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 Peak(s):  Tower of Babel - 4,655 feet
 Post Date:  03/02/2013
 Date Climbed:   02/28/2013
 Posted By:  Furthermore

 Climbing in the Center of Courthouse Wash      


Tower of Babel


February 27-28, 2013
Totals: ~.3 miles, ~700 Gain.
TH: First pullout after the Courthouse Towers Viewpoint
Route: Zenyatta Entrada, 5.4/C2, IV, 7 pitches.




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Despite the recent snow in the Front Range and cooler temperatures, the weather looked amazing for the Moab area. Highs in 40s and low 50s would be perfect for an early desert south facing tower route. Justin and I decided to climb The Tower of Babel in Arches over two days with a 3rd day for craggin in the local area.

We left Denver at 6 AM on the 27th and made the 5 ˝ hour drive to the Courthouse Towers Viewpoint parking lot in Arches. Quickly, we geared up and made the super short approach to the base of The Tower of Babel. Best approach ever. Gazing upward, the route looked amazing. Justin took the first pitch and since it was a few years since Justin did a major aid route, he took a little bit of time getting back into the rhythm of aid climbing. Getting his rhythm back, he starting moving quicker on the second half of the pitch. Before I knew it, I was jugging up a fixed line to the top of the first pitch.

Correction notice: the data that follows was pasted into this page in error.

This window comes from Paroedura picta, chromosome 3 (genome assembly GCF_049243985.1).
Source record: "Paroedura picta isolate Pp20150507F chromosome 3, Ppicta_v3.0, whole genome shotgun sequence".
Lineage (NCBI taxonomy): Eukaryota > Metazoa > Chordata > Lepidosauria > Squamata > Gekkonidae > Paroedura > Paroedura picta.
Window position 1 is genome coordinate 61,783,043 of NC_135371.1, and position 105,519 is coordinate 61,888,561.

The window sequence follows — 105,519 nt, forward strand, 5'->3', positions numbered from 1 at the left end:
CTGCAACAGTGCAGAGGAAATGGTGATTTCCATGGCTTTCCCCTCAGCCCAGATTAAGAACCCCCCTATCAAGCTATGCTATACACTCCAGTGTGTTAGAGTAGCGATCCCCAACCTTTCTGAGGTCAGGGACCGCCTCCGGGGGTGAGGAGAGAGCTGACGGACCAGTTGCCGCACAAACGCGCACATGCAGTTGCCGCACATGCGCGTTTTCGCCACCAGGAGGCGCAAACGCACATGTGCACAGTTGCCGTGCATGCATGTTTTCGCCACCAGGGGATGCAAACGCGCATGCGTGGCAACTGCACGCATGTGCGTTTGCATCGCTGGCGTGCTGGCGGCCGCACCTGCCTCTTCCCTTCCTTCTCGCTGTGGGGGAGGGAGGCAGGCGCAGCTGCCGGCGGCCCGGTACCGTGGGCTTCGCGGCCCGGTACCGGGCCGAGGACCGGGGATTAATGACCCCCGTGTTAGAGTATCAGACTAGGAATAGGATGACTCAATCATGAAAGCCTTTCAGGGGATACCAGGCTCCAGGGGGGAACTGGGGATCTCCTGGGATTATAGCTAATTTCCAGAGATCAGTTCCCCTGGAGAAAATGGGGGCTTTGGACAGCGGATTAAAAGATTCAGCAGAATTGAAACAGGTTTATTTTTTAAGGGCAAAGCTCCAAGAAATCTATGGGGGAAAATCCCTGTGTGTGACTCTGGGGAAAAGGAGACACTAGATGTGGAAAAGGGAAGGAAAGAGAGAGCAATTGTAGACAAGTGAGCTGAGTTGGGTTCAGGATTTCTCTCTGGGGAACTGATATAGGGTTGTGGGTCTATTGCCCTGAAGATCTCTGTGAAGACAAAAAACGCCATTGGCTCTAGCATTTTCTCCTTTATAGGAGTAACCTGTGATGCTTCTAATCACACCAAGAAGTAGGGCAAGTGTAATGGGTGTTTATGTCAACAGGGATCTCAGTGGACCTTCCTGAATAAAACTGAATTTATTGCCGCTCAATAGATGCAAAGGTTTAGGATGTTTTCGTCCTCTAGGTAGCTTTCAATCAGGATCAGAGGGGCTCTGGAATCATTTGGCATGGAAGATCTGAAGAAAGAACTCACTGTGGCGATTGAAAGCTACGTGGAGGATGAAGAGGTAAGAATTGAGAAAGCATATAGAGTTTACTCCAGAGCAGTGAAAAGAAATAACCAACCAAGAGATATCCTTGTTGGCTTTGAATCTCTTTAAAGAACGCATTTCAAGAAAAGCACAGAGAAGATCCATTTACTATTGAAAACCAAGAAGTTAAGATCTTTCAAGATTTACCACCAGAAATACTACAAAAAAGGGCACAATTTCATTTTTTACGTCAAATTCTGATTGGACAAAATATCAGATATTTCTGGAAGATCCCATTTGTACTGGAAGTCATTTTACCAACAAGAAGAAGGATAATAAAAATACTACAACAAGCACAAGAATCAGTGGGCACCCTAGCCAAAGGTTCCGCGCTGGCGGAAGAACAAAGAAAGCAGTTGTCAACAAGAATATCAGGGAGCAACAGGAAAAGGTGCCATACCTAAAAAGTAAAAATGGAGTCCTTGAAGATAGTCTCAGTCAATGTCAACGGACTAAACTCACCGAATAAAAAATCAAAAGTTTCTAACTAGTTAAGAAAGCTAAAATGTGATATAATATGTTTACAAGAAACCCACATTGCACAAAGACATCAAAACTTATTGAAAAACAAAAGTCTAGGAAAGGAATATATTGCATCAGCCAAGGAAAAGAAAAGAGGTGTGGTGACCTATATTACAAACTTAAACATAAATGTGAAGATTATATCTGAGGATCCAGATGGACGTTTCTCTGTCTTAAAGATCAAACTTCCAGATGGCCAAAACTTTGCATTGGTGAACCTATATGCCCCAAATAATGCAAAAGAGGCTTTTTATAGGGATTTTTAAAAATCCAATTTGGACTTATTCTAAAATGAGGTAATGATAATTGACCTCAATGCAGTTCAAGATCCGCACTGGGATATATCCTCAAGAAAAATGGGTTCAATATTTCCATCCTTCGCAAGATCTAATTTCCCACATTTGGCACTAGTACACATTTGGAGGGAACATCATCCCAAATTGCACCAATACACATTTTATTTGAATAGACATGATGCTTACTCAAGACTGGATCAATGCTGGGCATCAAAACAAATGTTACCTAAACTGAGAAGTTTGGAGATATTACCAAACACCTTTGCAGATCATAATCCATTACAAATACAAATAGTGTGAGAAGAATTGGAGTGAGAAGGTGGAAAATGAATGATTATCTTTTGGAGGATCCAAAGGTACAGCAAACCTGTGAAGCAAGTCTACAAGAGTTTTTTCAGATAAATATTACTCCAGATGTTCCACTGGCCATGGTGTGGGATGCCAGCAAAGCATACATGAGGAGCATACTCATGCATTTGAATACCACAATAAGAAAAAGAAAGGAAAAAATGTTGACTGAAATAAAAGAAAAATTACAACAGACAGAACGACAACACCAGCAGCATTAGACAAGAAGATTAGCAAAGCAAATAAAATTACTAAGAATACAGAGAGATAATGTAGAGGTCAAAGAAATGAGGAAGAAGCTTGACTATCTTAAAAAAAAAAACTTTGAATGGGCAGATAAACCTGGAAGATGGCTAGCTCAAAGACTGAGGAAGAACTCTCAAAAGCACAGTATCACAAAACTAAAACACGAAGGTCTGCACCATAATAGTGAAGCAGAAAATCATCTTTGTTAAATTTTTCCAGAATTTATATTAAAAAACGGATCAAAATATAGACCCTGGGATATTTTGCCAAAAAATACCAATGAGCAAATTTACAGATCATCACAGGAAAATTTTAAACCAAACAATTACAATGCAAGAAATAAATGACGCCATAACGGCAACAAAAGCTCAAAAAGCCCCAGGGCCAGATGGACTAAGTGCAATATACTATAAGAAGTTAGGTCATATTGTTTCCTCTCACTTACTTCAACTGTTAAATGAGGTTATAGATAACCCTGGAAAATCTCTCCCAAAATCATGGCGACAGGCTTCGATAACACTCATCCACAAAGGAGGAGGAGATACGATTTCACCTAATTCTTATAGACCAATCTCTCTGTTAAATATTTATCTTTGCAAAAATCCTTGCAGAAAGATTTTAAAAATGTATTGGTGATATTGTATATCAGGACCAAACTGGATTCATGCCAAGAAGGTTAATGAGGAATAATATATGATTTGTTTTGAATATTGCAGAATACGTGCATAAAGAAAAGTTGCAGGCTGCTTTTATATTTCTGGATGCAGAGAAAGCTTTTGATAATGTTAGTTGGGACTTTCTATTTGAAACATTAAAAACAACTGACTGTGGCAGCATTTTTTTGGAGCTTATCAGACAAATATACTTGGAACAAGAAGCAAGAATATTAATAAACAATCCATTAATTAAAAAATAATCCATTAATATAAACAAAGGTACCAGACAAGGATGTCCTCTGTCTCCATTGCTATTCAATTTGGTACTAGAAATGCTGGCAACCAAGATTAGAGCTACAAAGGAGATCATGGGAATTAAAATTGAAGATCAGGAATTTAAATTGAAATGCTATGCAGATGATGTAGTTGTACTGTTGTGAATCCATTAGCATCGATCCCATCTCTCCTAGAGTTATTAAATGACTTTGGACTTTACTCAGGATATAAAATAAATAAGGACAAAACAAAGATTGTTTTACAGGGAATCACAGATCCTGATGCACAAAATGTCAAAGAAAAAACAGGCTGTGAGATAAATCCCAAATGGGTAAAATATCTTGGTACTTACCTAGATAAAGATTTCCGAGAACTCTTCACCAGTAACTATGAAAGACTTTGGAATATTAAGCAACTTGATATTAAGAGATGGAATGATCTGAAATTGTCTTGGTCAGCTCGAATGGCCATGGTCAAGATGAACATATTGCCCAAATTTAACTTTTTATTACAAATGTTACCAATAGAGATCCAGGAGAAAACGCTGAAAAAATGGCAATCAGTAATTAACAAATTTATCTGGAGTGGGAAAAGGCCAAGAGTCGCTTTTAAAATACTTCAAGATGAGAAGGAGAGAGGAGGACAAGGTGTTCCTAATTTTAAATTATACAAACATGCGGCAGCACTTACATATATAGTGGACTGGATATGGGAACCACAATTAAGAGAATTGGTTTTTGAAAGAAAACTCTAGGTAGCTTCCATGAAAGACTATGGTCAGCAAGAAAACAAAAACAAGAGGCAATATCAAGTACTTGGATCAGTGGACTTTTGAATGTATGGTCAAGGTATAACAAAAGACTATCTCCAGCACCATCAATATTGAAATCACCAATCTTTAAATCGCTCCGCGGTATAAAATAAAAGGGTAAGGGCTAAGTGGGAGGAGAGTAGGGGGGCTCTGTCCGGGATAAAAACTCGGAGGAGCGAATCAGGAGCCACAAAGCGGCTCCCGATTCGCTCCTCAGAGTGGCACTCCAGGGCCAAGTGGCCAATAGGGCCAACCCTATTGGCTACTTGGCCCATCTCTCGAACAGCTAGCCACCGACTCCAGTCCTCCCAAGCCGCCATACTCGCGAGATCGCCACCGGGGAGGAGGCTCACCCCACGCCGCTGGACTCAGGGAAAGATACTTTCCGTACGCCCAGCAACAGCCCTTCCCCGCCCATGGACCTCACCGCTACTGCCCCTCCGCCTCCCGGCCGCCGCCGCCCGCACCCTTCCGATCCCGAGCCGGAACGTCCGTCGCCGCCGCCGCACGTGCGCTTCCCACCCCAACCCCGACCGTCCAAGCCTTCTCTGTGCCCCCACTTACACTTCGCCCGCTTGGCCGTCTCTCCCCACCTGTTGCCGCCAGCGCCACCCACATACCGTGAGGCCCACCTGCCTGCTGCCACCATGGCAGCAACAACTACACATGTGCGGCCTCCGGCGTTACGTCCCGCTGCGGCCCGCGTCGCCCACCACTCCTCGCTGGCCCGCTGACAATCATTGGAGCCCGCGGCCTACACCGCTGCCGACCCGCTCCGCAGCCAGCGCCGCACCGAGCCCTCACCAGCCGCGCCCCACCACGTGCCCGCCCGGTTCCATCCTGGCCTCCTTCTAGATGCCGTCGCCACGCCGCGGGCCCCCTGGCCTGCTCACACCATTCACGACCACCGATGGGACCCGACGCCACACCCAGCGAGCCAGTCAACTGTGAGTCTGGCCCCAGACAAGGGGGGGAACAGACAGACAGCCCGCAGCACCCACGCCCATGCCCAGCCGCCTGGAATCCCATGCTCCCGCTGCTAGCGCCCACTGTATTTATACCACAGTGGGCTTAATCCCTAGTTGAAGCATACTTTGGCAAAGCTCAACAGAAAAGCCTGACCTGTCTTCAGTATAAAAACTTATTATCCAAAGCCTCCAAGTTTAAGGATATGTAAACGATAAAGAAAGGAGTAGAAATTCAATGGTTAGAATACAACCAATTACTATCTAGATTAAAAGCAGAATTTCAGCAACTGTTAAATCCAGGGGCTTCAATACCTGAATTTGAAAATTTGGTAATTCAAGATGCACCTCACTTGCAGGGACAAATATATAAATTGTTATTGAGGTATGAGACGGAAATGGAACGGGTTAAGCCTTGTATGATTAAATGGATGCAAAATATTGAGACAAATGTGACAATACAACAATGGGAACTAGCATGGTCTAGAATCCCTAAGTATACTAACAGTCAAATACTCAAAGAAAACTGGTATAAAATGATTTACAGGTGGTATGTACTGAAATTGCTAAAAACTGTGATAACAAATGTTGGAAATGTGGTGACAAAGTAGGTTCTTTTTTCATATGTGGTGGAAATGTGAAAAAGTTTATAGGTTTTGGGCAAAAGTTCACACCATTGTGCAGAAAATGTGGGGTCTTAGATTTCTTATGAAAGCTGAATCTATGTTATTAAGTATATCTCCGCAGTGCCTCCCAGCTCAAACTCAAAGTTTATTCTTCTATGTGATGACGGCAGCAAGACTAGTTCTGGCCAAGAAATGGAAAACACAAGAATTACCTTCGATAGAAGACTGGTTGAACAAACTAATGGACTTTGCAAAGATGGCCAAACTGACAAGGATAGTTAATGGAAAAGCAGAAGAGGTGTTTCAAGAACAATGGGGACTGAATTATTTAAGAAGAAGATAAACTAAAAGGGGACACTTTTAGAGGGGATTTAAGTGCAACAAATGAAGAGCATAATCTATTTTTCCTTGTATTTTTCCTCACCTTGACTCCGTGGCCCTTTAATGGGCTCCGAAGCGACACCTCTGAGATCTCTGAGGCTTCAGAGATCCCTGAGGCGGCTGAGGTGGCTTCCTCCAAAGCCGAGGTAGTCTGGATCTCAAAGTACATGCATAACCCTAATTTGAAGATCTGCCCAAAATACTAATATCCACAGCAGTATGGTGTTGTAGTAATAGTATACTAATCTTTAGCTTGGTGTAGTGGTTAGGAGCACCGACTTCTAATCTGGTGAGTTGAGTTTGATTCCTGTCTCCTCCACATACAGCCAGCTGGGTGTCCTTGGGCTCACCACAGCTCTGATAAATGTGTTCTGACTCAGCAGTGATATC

Justin approaching the Tower of Babel from the Courthouse Parking lot.
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Making the short approach to the base of Zenyatta Entrada.
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Flaking the rope with the route above.
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Justin staring up the first pitch.
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Swapping gear, I took the second pitch, C1. The quality of the rock was outstanding as I made my way up a thin seam. Way more solid than my previous aid experiences in the Fisher Towers. Freshly purchased tri-cams worked like a charm in the boxed out pin scars as I made good time finishing the second pitch. Due to the amount of daylight left, we decided to break pitch 3 into two pitches so I could fix lines from an intermediate belay station on pitch 3. I took the 3rd pitch, C2, and started up a smaller crack on pitch 3. Fine nutting and tri-cams made upward travel enjoyable. Offset nuts worked wonders and made my placements feel bomber.

Looking down at Justin as I aid up the second pitch.
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Looking down from the top of the second pitch.
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View from the second pitch.
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Justin finishing his second pitch jug.
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Leading the thin seam on pitch 3.
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Leading the thin seam on pitch 3.
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As I neared the top of the 3rd pitch, my heart sank. Nothing but a few sandy pin scars left me only 10-15 feet short of the chained anchor. This next 15 feet took me almost ˝ hour to climb. I should have used more nuts lower on the pitch saving some of my mid sized tri-cams. Sandy boxed out pin scars did not inspire confidence with regular cams. Normal cams had no chance of staying in place and there was no crack for any nut placements. I tried an offset cam and just about when I was going to put full body weight on the piece the cam blew. Good thing I didn't fully commit or that would have been an exciting ride.